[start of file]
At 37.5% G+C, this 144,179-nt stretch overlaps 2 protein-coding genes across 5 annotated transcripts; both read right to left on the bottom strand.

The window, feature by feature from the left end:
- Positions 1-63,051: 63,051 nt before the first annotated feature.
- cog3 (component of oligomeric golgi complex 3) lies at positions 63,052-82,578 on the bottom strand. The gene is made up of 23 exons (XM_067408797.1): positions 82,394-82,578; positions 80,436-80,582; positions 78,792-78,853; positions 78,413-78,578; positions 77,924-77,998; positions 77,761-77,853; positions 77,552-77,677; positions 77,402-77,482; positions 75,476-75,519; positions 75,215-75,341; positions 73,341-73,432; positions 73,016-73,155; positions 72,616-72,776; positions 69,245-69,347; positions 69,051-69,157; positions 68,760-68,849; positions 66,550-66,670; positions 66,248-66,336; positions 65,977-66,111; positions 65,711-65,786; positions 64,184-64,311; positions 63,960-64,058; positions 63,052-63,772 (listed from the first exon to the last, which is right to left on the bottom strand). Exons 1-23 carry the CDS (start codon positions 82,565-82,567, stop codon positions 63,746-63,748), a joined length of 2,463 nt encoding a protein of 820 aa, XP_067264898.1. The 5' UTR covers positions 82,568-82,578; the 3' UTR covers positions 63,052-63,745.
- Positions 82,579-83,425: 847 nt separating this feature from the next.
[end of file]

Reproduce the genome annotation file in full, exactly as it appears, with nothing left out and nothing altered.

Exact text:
At 37.5% G+C, this 144,179-nt stretch overlaps 2 protein-coding genes across 5 annotated transcripts; both read right to left on the bottom strand.

The window, feature by feature from the left end:
- Positions 1-63,051: 63,051 nt before the first annotated feature.
- cog3 (component of oligomeric golgi complex 3) lies at positions 63,052-82,578 on the bottom strand. The gene is made up of 23 exons (XM_067408797.1): positions 82,394-82,578; positions 80,436-80,582; positions 78,792-78,853; positions 78,413-78,578; positions 77,924-77,998; positions 77,761-77,853; positions 77,552-77,677; positions 77,402-77,482; positions 75,476-75,519; positions 75,215-75,341; positions 73,341-73,432; positions 73,016-73,155; positions 72,616-72,776; positions 69,245-69,347; positions 69,051-69,157; positions 68,760-68,849; positions 66,550-66,670; positions 66,248-66,336; positions 65,977-66,111; positions 65,711-65,786; positions 64,184-64,311; positions 63,960-64,058; positions 63,052-63,772 (listed from the first exon to the last, which is right to left on the bottom strand). Exons 1-23 carry the CDS (start codon positions 82,565-82,567, stop codon positions 63,746-63,748), a joined length of 2,463 nt encoding a protein of 820 aa, XP_067264898.1. The 5' UTR covers positions 82,568-82,578; the 3' UTR covers positions 63,052-63,745.
- Positions 82,579-83,425: 847 nt separating this feature from the next.